“It doesn’t have to be macho vs. macho,” Brown said. “That’s not how we want to play. We want to have an intellectual response to physicality. It can mean speed, it can mean space, it can mean the technique of just creating a lead and getting open. A simple jab step and putting your arm in somebody’s chest and throwing out a lead hand as an example of stuff you’d learn in eighth grade. But it all equals fundamentals, poise, technique, that stuff to combat physicality.

“It’s not they punch you, you punch them, they punch … it’s not that at all."

“You don’t want to do anything that can put yourself in a predicament, allow someone to get hurt,” Robert Covington said. “Nobody wants to get fined, nobody wants to be on the back end of something like that because it can be retaliation that can come from it. You have to play smart and just have to sit up here and do it different ways. You cannot get caught up in the moment and do something crazy.”

Whatever physical tactics the Heat attempt, the Sixers promise they’ll be ready this time around.

“I’ve got a few hits for people coming their way,” Ben Simmons said.

“I’m ready to play.”

Sixers officially list Joel Embiid as doubtful for Game 3

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Sixers officially list Joel Embiid as doubtful for Game 3

MIAMI — Just over 24 hours before the Sixers face off against the Heat in Game 3, Joel Embiid was listed as doubtful because of a left orbital fracture, or a 75 percent he will not play. That doesn’t mean, though, that status won’t change.

Embiid went through his second straight day of light practice Wednesday shortly after the team arrived in Miami. The Sixers will hold morning shootaround Thursday and could evaluate him again in pregame warmups before he is ruled in or out. 

Embiid was knocking down threes prior to the start of practice. 

Brett Brown said Embiid did a “little bit” of contact work Tuesday and handled it “quite well.” Conditioning is also a big part of his return. Embiid has not played in a game since March 28 when he suffered the fracture and a concussion.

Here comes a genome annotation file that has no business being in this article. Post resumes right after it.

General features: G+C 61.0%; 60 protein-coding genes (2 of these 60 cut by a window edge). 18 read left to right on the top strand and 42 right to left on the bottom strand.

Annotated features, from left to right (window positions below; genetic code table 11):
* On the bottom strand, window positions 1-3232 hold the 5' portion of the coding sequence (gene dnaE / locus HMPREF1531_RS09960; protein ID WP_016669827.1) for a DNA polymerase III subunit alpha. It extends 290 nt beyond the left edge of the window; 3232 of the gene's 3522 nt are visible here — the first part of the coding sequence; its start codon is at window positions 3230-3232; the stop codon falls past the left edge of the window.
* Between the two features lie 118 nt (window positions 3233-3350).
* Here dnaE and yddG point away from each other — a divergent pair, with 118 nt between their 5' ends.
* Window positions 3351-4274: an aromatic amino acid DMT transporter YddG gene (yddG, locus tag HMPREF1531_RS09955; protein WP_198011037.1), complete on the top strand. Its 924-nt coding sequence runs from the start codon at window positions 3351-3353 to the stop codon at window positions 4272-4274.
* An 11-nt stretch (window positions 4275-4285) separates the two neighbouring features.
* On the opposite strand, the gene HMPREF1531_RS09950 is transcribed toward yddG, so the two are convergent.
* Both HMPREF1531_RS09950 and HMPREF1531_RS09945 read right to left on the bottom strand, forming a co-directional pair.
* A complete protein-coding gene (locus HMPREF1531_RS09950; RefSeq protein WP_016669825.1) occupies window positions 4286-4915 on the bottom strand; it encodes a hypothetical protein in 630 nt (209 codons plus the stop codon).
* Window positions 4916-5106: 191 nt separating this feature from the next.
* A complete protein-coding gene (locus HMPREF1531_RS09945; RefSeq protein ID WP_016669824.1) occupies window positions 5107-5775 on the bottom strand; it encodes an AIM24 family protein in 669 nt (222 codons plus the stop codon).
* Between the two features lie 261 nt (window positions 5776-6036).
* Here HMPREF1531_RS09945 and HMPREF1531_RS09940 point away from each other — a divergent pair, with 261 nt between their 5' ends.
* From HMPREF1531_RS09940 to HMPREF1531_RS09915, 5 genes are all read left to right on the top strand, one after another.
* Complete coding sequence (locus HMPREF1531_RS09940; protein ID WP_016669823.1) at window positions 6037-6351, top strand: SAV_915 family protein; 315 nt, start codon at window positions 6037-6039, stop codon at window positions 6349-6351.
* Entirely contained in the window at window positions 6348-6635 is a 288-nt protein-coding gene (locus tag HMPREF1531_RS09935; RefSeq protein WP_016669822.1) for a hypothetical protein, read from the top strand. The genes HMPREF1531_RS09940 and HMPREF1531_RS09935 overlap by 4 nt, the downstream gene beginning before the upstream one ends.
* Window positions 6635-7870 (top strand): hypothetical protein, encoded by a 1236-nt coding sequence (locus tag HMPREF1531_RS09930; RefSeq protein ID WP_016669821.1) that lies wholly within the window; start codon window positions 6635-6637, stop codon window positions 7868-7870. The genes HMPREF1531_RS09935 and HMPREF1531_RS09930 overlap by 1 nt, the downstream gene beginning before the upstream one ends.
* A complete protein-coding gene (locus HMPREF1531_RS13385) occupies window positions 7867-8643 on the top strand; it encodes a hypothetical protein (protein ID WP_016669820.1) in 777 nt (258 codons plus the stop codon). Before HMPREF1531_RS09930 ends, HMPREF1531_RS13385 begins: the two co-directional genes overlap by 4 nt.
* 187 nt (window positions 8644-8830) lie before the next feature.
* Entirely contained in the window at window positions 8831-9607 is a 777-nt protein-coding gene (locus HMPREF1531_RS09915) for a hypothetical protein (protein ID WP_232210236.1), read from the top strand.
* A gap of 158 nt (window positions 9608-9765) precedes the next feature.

“It’s going to take time getting hit fitness up,” Brown said. “I think because he is an athlete, whenever the time comes where he does play, I think it’ll move in a more rapid way. I think his body looks great … I feel like it’ll kick in quicker than most.”

Embiid expressed his frustrations of being sidelined with an Instagram post shortly after the Sixers lost Game 2. They had previously won nine straight without him, which helped with his patience. 

“His spirit was very high,” Robert Covington said of his first practice. “Overall, he felt really good and we felt really good to have him out there with us.”

Embiid will have to shake off some rust when he does return. He thrives on consistent action to stay in game shape, and he’s been out for three weeks. If he’s not at 100 percent when he plays, Brown could see him still making an impact. 

“Defensively, he immediately comes in and changes the landscape,” Brown said. “The game is being played so fast right now and he has not been with us for a while, so I think the adjustment offensively might be a little more noticeable than defensively initially. He’s so gifted and he’s intelligent. He really is as smart and as instinctive a player as I’ve coached. He can look at something without doing it and then go do it.”

The Sixers are expecting another physical matchup with the Heat, especially with the next two games being in Miami. Embiid’s tough play would help them in that aspect as they try to take another series lead. The team has an approach, though, even if he cannot battle on the court. 

“It doesn’t have to be macho versus macho,” Brown said. “That’s not how we want to play. We want to have an intellectual response to physicality." 

The Sixers are looking for their first win of the season in Miami.